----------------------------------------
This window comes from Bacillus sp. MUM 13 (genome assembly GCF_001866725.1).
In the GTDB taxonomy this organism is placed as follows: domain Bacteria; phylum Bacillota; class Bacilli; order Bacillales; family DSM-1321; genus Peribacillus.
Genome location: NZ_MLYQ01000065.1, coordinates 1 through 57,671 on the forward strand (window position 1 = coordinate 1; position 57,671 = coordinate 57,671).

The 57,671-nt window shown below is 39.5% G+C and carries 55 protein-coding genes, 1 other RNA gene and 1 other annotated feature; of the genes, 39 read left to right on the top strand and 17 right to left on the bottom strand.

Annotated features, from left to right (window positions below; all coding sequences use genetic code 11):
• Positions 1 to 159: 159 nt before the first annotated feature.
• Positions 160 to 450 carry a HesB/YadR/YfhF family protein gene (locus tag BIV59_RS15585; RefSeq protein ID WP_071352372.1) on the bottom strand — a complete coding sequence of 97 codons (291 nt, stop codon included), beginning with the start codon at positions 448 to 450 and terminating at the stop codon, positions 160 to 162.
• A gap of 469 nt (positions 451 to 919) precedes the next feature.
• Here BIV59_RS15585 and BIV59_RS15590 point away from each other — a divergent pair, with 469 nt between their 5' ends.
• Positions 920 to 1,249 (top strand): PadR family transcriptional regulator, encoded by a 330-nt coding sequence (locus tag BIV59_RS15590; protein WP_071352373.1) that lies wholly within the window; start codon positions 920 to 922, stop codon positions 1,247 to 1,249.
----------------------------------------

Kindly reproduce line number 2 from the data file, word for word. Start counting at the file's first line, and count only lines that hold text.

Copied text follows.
In the GTDB taxonomy this organism is placed as follows: domain Bacteria; phylum Bacillota; class Bacilli; order Bacillales; family DSM-1321; genus Peribacillus.